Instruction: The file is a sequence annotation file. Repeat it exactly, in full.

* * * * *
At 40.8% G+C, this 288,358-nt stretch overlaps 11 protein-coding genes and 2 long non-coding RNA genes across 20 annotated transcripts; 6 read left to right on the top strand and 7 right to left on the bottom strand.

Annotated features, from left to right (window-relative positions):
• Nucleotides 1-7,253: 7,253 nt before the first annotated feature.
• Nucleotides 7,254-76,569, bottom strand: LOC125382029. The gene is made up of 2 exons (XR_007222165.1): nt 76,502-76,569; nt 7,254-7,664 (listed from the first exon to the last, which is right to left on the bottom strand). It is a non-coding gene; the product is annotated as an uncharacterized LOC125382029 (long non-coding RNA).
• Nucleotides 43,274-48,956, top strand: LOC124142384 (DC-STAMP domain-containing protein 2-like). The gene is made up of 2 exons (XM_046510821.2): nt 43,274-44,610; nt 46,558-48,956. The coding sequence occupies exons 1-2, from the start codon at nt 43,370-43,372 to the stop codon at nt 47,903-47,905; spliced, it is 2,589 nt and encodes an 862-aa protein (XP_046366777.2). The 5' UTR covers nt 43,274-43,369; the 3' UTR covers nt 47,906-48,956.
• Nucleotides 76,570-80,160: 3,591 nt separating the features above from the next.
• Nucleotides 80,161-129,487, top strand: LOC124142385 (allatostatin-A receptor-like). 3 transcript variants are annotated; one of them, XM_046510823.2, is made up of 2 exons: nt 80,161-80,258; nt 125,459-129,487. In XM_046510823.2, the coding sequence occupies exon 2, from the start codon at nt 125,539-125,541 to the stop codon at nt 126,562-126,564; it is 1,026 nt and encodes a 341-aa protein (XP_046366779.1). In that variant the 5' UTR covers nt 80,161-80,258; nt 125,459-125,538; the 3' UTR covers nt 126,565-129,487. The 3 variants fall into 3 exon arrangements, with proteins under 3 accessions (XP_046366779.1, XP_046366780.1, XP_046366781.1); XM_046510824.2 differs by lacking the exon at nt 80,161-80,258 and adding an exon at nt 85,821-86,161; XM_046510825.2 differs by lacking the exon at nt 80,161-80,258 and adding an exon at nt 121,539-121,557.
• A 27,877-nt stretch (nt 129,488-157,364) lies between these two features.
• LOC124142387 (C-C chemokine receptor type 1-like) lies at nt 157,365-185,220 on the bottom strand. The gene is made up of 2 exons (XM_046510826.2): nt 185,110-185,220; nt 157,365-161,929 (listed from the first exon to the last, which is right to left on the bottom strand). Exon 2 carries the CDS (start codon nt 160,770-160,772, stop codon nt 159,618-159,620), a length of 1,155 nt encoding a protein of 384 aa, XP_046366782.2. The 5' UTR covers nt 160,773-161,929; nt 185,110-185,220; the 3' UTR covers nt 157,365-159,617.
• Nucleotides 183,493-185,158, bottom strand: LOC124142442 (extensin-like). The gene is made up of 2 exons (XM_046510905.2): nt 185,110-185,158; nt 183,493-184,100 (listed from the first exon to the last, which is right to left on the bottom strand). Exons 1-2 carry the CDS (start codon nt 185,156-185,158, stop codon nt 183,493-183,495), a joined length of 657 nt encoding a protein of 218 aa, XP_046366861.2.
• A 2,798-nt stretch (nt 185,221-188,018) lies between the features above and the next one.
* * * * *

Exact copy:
At 40.8% G+C, this 288,358-nt stretch overlaps 11 protein-coding genes and 2 long non-coding RNA genes across 20 annotated transcripts; 6 read left to right on the top strand and 7 right to left on the bottom strand.

Annotated features, from left to right (window-relative positions):
• Nucleotides 1-7,253: 7,253 nt before the first annotated feature.
• Nucleotides 7,254-76,569, bottom strand: LOC125382029. The gene is made up of 2 exons (XR_007222165.1): nt 76,502-76,569; nt 7,254-7,664 (listed from the first exon to the last, which is right to left on the bottom strand). It is a non-coding gene; the product is annotated as an uncharacterized LOC125382029 (long non-coding RNA).
• Nucleotides 43,274-48,956, top strand: LOC124142384 (DC-STAMP domain-containing protein 2-like). The gene is made up of 2 exons (XM_046510821.2): nt 43,274-44,610; nt 46,558-48,956. The coding sequence occupies exons 1-2, from the start codon at nt 43,370-43,372 to the stop codon at nt 47,903-47,905; spliced, it is 2,589 nt and encodes an 862-aa protein (XP_046366777.2). The 5' UTR covers nt 43,274-43,369; the 3' UTR covers nt 47,906-48,956.
• Nucleotides 76,570-80,160: 3,591 nt separating the features above from the next.
• Nucleotides 80,161-129,487, top strand: LOC124142385 (allatostatin-A receptor-like). 3 transcript variants are annotated; one of them, XM_046510823.2, is made up of 2 exons: nt 80,161-80,258; nt 125,459-129,487. In XM_046510823.2, the coding sequence occupies exon 2, from the start codon at nt 125,539-125,541 to the stop codon at nt 126,562-126,564; it is 1,026 nt and encodes a 341-aa protein (XP_046366779.1). In that variant the 5' UTR covers nt 80,161-80,258; nt 125,459-125,538; the 3' UTR covers nt 126,565-129,487. The 3 variants fall into 3 exon arrangements, with proteins under 3 accessions (XP_046366779.1, XP_046366780.1, XP_046366781.1); XM_046510824.2 differs by lacking the exon at nt 80,161-80,258 and adding an exon at nt 85,821-86,161; XM_046510825.2 differs by lacking the exon at nt 80,161-80,258 and adding an exon at nt 121,539-121,557.
• A 27,877-nt stretch (nt 129,488-157,364) lies between these two features.
• LOC124142387 (C-C chemokine receptor type 1-like) lies at nt 157,365-185,220 on the bottom strand. The gene is made up of 2 exons (XM_046510826.2): nt 185,110-185,220; nt 157,365-161,929 (listed from the first exon to the last, which is right to left on the bottom strand). Exon 2 carries the CDS (start codon nt 160,770-160,772, stop codon nt 159,618-159,620), a length of 1,155 nt encoding a protein of 384 aa, XP_046366782.2. The 5' UTR covers nt 160,773-161,929; nt 185,110-185,220; the 3' UTR covers nt 157,365-159,617.
• Nucleotides 183,493-185,158, bottom strand: LOC124142442 (extensin-like). The gene is made up of 2 exons (XM_046510905.2): nt 185,110-185,158; nt 183,493-184,100 (listed from the first exon to the last, which is right to left on the bottom strand). Exons 1-2 carry the CDS (start codon nt 185,156-185,158, stop codon nt 183,493-183,495), a joined length of 657 nt encoding a protein of 218 aa, XP_046366861.2.
• A 2,798-nt stretch (nt 185,221-188,018) lies between the features above and the next one.